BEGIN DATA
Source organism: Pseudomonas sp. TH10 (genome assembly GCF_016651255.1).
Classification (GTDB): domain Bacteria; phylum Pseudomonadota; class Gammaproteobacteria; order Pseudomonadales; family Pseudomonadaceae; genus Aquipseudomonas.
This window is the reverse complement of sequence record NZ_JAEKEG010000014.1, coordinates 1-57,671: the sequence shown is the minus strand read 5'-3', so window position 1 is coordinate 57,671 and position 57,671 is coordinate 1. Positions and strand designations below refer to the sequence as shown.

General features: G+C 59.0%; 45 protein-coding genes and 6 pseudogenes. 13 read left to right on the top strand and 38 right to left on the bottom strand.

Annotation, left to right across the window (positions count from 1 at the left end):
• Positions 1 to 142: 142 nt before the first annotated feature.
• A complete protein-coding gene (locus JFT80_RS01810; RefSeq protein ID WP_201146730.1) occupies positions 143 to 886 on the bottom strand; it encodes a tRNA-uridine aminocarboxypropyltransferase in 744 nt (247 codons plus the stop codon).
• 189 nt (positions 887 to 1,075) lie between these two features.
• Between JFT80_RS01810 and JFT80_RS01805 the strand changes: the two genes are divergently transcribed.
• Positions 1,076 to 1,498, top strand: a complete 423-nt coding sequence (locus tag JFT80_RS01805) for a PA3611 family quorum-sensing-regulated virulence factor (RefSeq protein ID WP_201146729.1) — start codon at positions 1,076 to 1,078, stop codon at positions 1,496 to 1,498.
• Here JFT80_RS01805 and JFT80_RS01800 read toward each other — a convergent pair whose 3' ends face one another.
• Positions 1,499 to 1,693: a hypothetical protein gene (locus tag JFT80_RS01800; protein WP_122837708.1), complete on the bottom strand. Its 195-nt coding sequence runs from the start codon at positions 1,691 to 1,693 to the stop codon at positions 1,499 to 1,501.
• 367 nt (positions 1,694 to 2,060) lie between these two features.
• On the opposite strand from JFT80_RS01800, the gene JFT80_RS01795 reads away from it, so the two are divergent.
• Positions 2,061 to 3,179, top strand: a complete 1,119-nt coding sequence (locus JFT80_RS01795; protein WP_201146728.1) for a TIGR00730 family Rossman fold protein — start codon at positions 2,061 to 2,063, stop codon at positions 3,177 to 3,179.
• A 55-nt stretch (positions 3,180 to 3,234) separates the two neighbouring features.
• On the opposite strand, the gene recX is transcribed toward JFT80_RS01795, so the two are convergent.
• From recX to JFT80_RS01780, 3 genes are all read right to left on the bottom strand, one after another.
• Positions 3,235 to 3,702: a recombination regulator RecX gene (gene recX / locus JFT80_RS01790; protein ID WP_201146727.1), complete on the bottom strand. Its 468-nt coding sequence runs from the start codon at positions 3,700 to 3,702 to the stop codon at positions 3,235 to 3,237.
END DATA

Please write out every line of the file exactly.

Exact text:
Source organism: Pseudomonas sp. TH10 (genome assembly GCF_016651255.1).
Classification (GTDB): domain Bacteria; phylum Pseudomonadota; class Gammaproteobacteria; order Pseudomonadales; family Pseudomonadaceae; genus Aquipseudomonas.
This window is the reverse complement of sequence record NZ_JAEKEG010000014.1, coordinates 1-57,671: the sequence shown is the minus strand read 5'-3', so window position 1 is coordinate 57,671 and position 57,671 is coordinate 1. Positions and strand designations below refer to the sequence as shown.

General features: G+C 59.0%; 45 protein-coding genes and 6 pseudogenes. 13 read left to right on the top strand and 38 right to left on the bottom strand.

Annotation, left to right across the window (positions count from 1 at the left end):
• Positions 1 to 142: 142 nt before the first annotated feature.
• A complete protein-coding gene (locus JFT80_RS01810; RefSeq protein ID WP_201146730.1) occupies positions 143 to 886 on the bottom strand; it encodes a tRNA-uridine aminocarboxypropyltransferase in 744 nt (247 codons plus the stop codon).
• 189 nt (positions 887 to 1,075) lie between these two features.
• Between JFT80_RS01810 and JFT80_RS01805 the strand changes: the two genes are divergently transcribed.
• Positions 1,076 to 1,498, top strand: a complete 423-nt coding sequence (locus tag JFT80_RS01805) for a PA3611 family quorum-sensing-regulated virulence factor (RefSeq protein ID WP_201146729.1) — start codon at positions 1,076 to 1,078, stop codon at positions 1,496 to 1,498.
• Here JFT80_RS01805 and JFT80_RS01800 read toward each other — a convergent pair whose 3' ends face one another.
• Positions 1,499 to 1,693: a hypothetical protein gene (locus tag JFT80_RS01800; protein WP_122837708.1), complete on the bottom strand. Its 195-nt coding sequence runs from the start codon at positions 1,691 to 1,693 to the stop codon at positions 1,499 to 1,501.
• 367 nt (positions 1,694 to 2,060) lie between these two features.
• On the opposite strand from JFT80_RS01800, the gene JFT80_RS01795 reads away from it, so the two are divergent.
• Positions 2,061 to 3,179, top strand: a complete 1,119-nt coding sequence (locus JFT80_RS01795; protein WP_201146728.1) for a TIGR00730 family Rossman fold protein — start codon at positions 2,061 to 2,063, stop codon at positions 3,177 to 3,179.
• A 55-nt stretch (positions 3,180 to 3,234) separates the two neighbouring features.
• On the opposite strand, the gene recX is transcribed toward JFT80_RS01795, so the two are convergent.
• From recX to JFT80_RS01780, 3 genes are all read right to left on the bottom strand, one after another.
• Positions 3,235 to 3,702: a recombination regulator RecX gene (gene recX / locus JFT80_RS01790; protein ID WP_201146727.1), complete on the bottom strand. Its 468-nt coding sequence runs from the start codon at positions 3,700 to 3,702 to the stop codon at positions 3,235 to 3,237.